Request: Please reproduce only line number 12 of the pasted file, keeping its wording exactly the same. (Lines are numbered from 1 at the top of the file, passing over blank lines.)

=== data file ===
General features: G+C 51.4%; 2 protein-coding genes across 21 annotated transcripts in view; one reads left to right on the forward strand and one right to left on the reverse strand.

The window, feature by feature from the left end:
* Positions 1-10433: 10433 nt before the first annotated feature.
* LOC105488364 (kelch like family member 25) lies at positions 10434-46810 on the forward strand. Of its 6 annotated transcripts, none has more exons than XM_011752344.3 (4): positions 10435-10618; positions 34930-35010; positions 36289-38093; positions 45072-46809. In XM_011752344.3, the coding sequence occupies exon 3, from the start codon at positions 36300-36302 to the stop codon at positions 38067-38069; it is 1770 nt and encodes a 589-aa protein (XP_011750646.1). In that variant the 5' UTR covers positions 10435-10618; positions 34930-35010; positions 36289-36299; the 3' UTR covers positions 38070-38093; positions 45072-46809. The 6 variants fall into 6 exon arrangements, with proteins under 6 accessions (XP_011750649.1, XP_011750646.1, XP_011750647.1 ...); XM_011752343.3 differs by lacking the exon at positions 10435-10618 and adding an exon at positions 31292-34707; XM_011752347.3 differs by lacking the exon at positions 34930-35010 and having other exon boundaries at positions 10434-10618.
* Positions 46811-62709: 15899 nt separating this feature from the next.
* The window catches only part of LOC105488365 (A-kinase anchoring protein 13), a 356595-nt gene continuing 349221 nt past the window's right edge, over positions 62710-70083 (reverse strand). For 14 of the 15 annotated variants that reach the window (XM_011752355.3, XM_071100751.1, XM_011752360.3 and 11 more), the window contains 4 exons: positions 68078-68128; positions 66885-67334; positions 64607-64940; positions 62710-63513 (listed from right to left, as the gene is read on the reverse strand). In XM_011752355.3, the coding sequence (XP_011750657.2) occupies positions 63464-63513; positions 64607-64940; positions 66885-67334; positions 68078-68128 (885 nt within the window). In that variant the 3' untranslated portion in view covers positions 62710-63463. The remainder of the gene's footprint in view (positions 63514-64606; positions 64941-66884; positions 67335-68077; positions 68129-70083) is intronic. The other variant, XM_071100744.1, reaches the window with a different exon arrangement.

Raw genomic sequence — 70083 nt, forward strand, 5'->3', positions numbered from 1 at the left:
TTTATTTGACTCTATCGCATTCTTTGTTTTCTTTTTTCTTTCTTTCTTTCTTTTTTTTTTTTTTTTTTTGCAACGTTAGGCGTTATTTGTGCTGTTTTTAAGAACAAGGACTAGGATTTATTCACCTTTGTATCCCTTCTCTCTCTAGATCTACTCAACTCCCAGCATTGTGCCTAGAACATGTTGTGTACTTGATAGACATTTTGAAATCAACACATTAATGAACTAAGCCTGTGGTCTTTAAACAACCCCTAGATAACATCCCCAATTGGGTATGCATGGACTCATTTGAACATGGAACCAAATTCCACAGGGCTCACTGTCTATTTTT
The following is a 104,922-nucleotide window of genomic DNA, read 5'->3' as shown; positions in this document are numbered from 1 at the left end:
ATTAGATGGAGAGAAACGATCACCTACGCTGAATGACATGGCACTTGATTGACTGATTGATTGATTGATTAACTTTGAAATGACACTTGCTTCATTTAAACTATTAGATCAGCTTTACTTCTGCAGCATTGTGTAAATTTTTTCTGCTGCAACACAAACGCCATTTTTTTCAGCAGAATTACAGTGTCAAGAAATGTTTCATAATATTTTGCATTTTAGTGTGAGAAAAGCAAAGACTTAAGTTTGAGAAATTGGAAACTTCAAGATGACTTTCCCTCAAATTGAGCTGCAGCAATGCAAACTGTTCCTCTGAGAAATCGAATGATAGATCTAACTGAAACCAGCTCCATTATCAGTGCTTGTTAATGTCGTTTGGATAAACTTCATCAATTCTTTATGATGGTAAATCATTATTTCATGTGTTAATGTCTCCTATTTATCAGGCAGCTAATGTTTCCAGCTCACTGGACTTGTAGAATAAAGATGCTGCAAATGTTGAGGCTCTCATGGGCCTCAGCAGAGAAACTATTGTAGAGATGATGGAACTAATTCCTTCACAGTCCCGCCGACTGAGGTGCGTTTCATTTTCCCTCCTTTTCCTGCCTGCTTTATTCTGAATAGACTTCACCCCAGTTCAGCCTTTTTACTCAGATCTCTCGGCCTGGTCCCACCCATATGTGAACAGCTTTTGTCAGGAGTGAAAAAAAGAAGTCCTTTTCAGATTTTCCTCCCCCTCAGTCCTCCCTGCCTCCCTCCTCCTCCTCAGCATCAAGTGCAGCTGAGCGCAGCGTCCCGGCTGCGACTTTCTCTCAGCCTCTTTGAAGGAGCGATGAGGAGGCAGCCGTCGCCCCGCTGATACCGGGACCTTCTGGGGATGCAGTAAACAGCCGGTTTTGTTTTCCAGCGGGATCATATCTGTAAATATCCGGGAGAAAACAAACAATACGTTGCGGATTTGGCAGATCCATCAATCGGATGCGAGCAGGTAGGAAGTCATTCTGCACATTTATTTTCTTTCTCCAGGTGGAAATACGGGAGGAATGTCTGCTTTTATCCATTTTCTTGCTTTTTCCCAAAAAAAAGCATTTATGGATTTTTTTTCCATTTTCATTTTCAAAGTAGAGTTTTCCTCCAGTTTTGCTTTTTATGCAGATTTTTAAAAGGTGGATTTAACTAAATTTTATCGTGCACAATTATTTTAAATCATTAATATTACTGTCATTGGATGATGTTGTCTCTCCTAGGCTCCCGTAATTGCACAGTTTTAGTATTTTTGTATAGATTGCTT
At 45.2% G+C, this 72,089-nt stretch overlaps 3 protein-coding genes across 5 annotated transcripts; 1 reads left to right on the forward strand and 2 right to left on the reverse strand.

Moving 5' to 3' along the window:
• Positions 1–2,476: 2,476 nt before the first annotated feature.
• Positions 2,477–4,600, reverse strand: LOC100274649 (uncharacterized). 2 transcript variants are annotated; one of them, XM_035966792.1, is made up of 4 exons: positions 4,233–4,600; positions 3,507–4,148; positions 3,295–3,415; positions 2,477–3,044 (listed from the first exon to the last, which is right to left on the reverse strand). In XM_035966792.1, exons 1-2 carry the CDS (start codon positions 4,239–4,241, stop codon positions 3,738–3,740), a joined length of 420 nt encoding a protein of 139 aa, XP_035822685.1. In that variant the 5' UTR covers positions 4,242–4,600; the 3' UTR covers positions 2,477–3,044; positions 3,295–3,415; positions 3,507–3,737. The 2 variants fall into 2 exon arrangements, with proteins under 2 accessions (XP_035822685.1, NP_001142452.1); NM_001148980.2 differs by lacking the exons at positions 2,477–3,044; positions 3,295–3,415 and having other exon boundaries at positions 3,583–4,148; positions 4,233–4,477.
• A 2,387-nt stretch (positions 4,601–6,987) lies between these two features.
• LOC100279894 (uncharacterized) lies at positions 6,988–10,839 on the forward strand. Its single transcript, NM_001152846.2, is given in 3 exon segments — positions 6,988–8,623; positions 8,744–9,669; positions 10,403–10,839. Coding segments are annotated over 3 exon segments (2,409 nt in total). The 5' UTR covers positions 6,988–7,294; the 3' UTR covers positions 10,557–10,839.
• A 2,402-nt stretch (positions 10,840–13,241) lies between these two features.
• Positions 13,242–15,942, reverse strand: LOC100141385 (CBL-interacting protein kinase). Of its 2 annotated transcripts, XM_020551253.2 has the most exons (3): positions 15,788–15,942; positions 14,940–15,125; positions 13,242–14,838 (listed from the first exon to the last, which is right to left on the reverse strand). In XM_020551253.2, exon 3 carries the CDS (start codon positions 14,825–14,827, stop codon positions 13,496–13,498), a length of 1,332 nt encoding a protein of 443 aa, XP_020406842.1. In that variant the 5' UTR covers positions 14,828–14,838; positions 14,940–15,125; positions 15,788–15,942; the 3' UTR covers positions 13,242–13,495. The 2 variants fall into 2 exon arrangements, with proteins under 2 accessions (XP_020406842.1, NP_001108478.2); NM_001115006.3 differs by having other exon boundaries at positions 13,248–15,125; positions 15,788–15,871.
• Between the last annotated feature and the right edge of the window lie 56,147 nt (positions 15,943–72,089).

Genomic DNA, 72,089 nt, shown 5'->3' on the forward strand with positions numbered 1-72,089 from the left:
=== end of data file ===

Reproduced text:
Moving 5' to 3' along the window: